The A-Z of Strange and Bizarre Addictions (Part 1)
Can individuals really be addicted to carrots, fortune-telling, and joyriding?
Posted Aug 22, 2018
Today’s post is the first of a three-part series looking at some of the stranger addictions that have been written about in the academic literature (or by academics who have tried to argue that these behaviors can be addictive). Some of these "addictions" would not qualify as addictions by my own criteria, but others have argued they are. The papers or books that have argued the case for the cited behavior being a type of addiction can be found in the "References" section below.
A French study published in a 2013 issue of the Journal of Behavioral Addictions by Remi Targhetta and colleagues argued that a minority of 1,129 Argentine tango dancers they surveyed may be addicted to dancing. In 2015, I and some of my Hungarian colleagues developed the Dance Addiction Inventory (published in PLoS ONE) and also argued that a minority of dancers (more generally) might be addicted to dance and conceptualized the behavior as a form of exercise addiction.
While there are many behaviors I could have chosen here, including addictions to box-set television watching (aka "box-set bingeing"), bargain hunting, bungee jumping, blogging, and bodybuilding, a recent 2018 paper published in NeuroQuantology by Minji Kwon and colleagues carried out a neuroimaging study on a sample of 45 badminton players. Using the Korean Exercise Addiction Scale, 20 percent of the sample were defined as being addicted to badminton.
Again, there are many behaviors I could have chosen here, including alleged addictions to crypto-trading, chaos, collecting, crosswords, and cycling. There are a number of published case studies in the psychological literature highlighting individuals addicted to eating carrots, including papers by Ludek Černý and Karel Černý, K. (British Journal of Addiction, 1992), and Robert Kaplan (Australian and New Zealand Journal of Psychiatry, 1996).
A recent paper by Dr. Marc Reisinger entitled "Addiction to death" in the journal CNS Spectrums attempted to argue that an attraction to death be considered an addiction, similar to a gambling addiction. Reisinger related the concept to individuals who have left Europe to join the jihad in Syria and outlined the case of 24-year-old, French-Algerian Mohamed Merah, who committed several attacks in Toulouse in 2012, and who "glorified" death. The paper claimed that this “addiction to death is taught by Salafist preachers, whose videos, readily accessible on the internet, are kind of advertisements for death, complete with depictions of soothing fountains and beautiful young girls.”
There are a couple of papers by April Spivack and Alexander McKelvie (a 2014 paper in the Journal of Business Venturing, and a 2018 paper in The Academy of Management Perspectives) arguing that entrepreneurship can be addictive. They define "entrepreneurship addiction" as “the excessive or compulsive engagement in entrepreneurial activities that results in a variety of social, emotional, and/or physiological problems and that despite the development of these problems, the entrepreneur is unable to resist the compulsion to engage in entrepreneurial activities.” They also make the case that entrepreneurship addiction is different from workaholism.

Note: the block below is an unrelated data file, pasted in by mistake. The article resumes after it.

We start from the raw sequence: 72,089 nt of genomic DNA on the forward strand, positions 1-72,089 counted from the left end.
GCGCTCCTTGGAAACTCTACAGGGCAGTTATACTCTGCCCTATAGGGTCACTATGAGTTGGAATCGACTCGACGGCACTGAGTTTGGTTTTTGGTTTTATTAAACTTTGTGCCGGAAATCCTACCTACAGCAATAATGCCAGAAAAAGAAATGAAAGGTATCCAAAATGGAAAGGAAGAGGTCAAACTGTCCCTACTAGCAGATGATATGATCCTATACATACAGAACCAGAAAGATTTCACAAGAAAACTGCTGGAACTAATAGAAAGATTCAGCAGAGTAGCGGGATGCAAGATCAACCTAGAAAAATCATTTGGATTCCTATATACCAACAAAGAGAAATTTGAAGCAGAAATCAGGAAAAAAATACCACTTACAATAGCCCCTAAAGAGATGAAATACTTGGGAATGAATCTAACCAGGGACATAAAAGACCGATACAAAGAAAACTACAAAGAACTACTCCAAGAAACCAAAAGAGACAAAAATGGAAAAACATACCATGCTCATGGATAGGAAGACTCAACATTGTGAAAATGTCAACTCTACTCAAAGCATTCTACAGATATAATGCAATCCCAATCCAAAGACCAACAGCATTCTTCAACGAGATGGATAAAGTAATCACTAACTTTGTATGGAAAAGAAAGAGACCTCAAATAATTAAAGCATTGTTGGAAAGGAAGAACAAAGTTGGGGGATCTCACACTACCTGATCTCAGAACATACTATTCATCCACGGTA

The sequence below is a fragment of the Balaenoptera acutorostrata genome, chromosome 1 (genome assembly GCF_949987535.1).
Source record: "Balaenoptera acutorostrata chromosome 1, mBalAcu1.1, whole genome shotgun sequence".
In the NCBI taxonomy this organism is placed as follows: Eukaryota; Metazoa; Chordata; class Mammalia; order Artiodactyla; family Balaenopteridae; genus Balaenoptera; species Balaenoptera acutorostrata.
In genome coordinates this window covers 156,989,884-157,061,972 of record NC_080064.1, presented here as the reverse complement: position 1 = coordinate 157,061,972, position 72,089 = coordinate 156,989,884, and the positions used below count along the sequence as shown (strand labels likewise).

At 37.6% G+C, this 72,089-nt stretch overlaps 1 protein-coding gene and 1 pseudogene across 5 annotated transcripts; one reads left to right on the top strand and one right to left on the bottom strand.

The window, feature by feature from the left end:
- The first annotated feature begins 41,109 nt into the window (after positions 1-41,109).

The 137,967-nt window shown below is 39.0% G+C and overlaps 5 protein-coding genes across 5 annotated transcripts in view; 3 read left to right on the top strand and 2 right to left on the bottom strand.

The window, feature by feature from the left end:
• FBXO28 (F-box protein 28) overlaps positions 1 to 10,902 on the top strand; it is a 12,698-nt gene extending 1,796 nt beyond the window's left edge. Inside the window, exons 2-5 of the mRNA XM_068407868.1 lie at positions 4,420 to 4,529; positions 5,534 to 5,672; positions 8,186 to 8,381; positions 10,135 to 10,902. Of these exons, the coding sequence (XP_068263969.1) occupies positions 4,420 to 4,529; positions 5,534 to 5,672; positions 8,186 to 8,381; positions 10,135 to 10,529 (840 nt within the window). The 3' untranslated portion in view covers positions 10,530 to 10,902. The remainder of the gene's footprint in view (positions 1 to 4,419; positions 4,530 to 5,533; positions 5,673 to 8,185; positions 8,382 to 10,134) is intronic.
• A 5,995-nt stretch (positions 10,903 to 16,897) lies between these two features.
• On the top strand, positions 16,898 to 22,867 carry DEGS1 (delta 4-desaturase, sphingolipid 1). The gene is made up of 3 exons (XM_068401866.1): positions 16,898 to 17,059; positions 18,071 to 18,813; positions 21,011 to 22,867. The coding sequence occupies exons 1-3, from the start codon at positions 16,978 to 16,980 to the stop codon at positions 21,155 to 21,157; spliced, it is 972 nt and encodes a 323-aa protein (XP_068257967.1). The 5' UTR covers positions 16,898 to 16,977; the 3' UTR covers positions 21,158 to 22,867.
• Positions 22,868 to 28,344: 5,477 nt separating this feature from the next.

Although I could have included addictions to financial trading or fame, a 2015 paper in the Journal of Behavioral Addictions by Marie Grall-Bronnec and her colleagues reported the case study of a woman (Helen) who was "addicted" to fortune tellers. They used my addiction criteria to assess whether Helen was addicted to fortune-telling and argued that she was.
In previous post, I have written on addictions to gossip and gardening (although these were based more on non-academic literature). However, a 2015 paper published by Kathryn Yung and her colleagues in the journal Addictive Behaviors, published the first and (to my knowledge) only case of addiction to Google Glass (wearable computer-aided glasses with Bluetooth connectivity to internet-ready devices). The authors claimed that their paper: (i) showed that excessive and problematic uses of Google Glass can be associated with involuntary movements to the temple area and short-term memory problems, and (ii) highlighted that the man in their case study displayed frustration and irritability that were related to withdrawal symptoms from excessive use of Google Glass.
Back in the late 1990s and early 2000s, I wrote a number of papers on internet addiction and included "hacking addiction" as a type of internet addiction. Given the criminal element of this type of internet addiction, I wrote about it in criminological-based journals such as The Probation Journal (1997) and The Police Journal (2000). One of the most infamous cases that I have written about took place in London in 1993, where Paul Bedworth was accused of hacking-related crimes causing over £500,000 worth of damage. On the strength of expert witness testimony, he was acquitted on the basis that he was addicted to hacking. Since then, various papers have been published arguing that hacking can be an addiction. For instance, in an in-depth interview study of 62 hackers, Siew Chan and Lee Yao used addiction as a framework to explain their participants’ behavior (see their paper in the Review of Business Information Systems, 2005).